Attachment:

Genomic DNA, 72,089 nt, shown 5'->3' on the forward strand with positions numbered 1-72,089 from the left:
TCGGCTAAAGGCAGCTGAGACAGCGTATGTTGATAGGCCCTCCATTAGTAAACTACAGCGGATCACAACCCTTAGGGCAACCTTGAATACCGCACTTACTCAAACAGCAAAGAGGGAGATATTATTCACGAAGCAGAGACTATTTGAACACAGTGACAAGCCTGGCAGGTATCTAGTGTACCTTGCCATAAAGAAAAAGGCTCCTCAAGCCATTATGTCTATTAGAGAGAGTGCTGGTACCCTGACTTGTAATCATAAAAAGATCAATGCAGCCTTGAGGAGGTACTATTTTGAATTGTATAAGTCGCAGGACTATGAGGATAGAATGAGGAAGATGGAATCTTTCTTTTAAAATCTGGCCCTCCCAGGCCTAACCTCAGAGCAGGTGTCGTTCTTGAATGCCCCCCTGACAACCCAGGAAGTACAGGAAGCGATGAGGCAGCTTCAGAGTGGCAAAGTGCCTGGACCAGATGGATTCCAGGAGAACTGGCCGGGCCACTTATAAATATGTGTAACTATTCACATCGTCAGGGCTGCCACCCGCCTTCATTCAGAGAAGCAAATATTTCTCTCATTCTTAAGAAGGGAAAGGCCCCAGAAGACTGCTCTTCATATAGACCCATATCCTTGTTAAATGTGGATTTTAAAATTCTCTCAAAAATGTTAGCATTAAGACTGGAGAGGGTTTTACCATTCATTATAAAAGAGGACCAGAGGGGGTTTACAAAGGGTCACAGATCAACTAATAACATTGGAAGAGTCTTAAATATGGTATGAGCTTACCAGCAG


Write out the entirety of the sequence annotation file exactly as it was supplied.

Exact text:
Genomic DNA, 72,089 nt, shown 5'->3' on the forward strand with positions numbered 1-72,089 from the left:
TCGGCTAAAGGCAGCTGAGACAGCGTATGTTGATAGGCCCTCCATTAGTAAACTACAGCGGATCACAACCCTTAGGGCAACCTTGAATACCGCACTTACTCAAACAGCAAAGAGGGAGATATTATTCACGAAGCAGAGACTATTTGAACACAGTGACAAGCCTGGCAGGTATCTAGTGTACCTTGCCATAAAGAAAAAGGCTCCTCAAGCCATTATGTCTATTAGAGAGAGTGCTGGTACCCTGACTTGTAATCATAAAAAGATCAATGCAGCCTTGAGGAGGTACTATTTTGAATTGTATAAGTCGCAGGACTATGAGGATAGAATGAGGAAGATGGAATCTTTCTTTTAAAATCTGGCCCTCCCAGGCCTAACCTCAGAGCAGGTGTCGTTCTTGAATGCCCCCCTGACAACCCAGGAAGTACAGGAAGCGATGAGGCAGCTTCAGAGTGGCAAAGTGCCTGGACCAGATGGATTCCAGGAGAACTGGCCGGGCCACTTATAAATATGTGTAACTATTCACATCGTCAGGGCTGCCACCCGCCTTCATTCAGAGAAGCAAATATTTCTCTCATTCTTAAGAAGGGAAAGGCCCCAGAAGACTGCTCTTCATATAGACCCATATCCTTGTTAAATGTGGATTTTAAAATTCTCTCAAAAATGTTAGCATTAAGACTGGAGAGGGTTTTACCATTCATTATAAAAGAGGACCAGAGGGGGTTTACAAAGGGTCACAGATCAACTAATAACATTGGAAGAGTCTTAAATATGGTATGAGCTTACCAGCAG